Our house has some external 'staircase' cracks, and is likely affected by subsidence. We have got in touch with our insurance company about this, and they have started the process of investigating the nature and cause of the issue.

We only took out insurance with this provider around six months ago. As part of handling our claim they have asked for details of our previous buildings insurance - who we were insured with, and the policy number.

An online search about this kind of request didn't return any results.

They stated on the phone that this is because they can claim money from that provider, and that this reduces the size of our claim that goes on our record.

Is this normal practise? Is there any reason we shouldn't give them this information?

  • 7
    They're probably thinking the insured event happened during the previous term even if you'd only noticed it now
    – littleadv
    Commented Dec 14, 2023 at 22:03

2 Answers 2


This will depend heavily on the details of your present and past coverage.

If your current insurer can demonstrate that the cracks existed before they started coverage they may argue that they are not responsible for any claims to repair them. They may make an effort to help you make a claim against the previous insurer. It it goes well, the previous company may pay the claim, or the two companies may split the claim in some fashion. If it goes badly, the two insurance companies get into a prolonged dispute about it, and your claim languishes for months. Worst case, both insurers successfully argue that they are not responsible, and you are on the hook for the repairs yourself.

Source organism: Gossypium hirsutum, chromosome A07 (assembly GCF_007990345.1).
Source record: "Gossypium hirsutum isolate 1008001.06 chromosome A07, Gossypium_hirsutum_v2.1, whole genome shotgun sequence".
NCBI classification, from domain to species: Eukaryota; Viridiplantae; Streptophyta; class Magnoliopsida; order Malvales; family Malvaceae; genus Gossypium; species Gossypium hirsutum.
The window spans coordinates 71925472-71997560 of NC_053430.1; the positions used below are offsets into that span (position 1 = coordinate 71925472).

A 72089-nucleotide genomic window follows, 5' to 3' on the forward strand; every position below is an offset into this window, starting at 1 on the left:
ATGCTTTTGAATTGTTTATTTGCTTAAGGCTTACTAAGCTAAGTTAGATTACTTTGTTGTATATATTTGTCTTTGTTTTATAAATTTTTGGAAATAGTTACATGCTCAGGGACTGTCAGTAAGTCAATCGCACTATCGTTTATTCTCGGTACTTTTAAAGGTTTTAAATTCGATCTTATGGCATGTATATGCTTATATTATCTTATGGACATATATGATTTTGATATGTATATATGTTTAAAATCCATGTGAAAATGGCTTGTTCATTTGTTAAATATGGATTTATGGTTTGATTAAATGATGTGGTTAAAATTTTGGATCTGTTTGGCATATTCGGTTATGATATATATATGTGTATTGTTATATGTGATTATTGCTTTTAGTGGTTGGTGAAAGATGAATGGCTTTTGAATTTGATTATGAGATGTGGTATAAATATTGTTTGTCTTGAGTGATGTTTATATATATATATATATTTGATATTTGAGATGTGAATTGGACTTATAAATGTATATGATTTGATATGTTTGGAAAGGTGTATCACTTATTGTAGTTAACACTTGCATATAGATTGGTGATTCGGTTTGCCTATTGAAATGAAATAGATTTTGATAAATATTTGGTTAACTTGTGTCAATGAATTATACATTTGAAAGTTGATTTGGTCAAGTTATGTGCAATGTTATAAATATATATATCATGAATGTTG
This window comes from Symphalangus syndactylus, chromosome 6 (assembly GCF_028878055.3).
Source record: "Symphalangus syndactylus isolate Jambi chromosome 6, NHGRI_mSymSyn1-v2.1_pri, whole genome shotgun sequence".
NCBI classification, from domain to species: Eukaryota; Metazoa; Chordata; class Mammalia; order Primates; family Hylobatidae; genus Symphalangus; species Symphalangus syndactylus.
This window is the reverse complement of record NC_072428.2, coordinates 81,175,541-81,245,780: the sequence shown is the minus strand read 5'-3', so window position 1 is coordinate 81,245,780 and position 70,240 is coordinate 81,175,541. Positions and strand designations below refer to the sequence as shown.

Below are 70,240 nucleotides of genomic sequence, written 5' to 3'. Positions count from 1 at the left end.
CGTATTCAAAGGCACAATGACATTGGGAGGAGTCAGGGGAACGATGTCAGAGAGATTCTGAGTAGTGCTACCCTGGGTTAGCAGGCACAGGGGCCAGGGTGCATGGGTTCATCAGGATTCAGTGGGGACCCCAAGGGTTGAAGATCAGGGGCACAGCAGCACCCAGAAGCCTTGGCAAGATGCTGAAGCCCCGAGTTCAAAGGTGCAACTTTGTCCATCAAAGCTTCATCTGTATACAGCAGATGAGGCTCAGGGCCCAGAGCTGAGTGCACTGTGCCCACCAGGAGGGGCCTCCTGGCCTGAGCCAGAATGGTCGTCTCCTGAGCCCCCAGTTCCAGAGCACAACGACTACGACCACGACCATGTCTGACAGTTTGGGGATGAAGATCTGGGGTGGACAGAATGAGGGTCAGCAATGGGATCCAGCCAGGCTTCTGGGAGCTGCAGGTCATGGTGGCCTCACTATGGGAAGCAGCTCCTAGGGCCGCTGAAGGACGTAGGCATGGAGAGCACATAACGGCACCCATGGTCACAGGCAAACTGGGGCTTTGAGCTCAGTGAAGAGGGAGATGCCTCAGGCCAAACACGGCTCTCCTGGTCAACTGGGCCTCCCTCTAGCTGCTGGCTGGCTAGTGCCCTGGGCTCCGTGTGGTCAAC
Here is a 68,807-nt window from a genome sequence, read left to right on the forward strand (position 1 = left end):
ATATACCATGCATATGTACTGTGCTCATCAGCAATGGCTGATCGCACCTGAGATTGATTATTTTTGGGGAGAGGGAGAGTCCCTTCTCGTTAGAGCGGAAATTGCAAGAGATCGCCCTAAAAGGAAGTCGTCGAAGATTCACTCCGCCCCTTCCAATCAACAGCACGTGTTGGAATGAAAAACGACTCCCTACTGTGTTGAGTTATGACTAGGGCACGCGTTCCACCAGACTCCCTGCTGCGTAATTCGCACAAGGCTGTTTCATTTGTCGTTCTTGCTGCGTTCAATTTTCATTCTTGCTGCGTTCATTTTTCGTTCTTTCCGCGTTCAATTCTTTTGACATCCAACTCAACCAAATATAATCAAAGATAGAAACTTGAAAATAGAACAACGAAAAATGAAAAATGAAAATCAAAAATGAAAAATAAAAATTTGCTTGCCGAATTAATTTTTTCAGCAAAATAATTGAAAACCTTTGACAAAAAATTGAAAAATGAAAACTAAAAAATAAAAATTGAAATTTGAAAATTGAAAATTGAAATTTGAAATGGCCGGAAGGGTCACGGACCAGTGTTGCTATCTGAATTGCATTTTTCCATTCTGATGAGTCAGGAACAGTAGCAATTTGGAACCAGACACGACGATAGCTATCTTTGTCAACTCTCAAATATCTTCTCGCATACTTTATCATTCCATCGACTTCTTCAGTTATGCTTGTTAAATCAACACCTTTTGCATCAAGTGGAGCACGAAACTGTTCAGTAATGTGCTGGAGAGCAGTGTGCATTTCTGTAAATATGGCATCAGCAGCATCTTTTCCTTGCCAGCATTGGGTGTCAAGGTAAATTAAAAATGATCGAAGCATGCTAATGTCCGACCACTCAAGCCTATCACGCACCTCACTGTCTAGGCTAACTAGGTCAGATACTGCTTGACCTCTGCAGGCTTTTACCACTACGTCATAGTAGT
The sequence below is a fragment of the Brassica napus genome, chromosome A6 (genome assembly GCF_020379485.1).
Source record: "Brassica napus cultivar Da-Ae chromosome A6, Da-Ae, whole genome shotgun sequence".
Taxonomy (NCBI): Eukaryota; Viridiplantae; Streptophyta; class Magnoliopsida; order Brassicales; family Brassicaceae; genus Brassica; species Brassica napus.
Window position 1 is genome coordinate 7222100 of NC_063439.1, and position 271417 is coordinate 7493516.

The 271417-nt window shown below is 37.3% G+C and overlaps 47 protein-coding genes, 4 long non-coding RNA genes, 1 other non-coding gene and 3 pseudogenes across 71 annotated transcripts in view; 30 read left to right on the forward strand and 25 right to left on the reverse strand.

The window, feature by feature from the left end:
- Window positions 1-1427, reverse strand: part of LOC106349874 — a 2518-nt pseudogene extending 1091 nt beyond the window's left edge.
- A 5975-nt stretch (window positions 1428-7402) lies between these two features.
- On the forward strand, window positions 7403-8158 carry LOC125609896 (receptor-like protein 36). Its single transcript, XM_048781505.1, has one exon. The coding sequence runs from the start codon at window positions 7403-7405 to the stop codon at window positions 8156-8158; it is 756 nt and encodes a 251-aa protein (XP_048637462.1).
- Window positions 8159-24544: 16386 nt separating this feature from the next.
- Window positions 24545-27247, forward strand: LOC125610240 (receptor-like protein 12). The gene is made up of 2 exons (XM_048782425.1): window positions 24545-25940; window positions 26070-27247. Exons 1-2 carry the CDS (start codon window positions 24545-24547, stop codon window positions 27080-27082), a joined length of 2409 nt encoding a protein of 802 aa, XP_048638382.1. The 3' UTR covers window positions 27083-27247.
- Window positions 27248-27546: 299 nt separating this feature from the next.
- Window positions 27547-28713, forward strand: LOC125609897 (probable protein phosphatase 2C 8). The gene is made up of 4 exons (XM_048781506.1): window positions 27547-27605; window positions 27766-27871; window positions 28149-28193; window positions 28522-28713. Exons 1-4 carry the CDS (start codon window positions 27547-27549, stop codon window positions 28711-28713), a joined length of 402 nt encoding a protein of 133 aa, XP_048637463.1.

It's not great situation, but it may turn out OK, and if you want your claim to be processed you'll probably have to provide the information they want. You'll have to check the details of your policy to be sure of this though.


Two things that an insurer with a new customer worries about:

  • A claim made in the first few months for damage/loss that occurred under the old policy.
  • A claim made in the first few months for damage that was already fixed or partially fixed under the old insurance.

For example if the old policy didn't cover wind damage, so the customer bought a new policy that included wind damage after the roof was damaged in a storm.

The old policy may have had a monetary limit of coverage so they repaired the roof that was rotting under the old policy; then after switching companies "discover" the rot under the siding and had a reset limit to work with.

The company also worries about this if a customer add an optional coverage area, and then immediately discovers they need to make a claim.

The new insurer wants details about your old claims before deciding if they will cover that new claim you are making.

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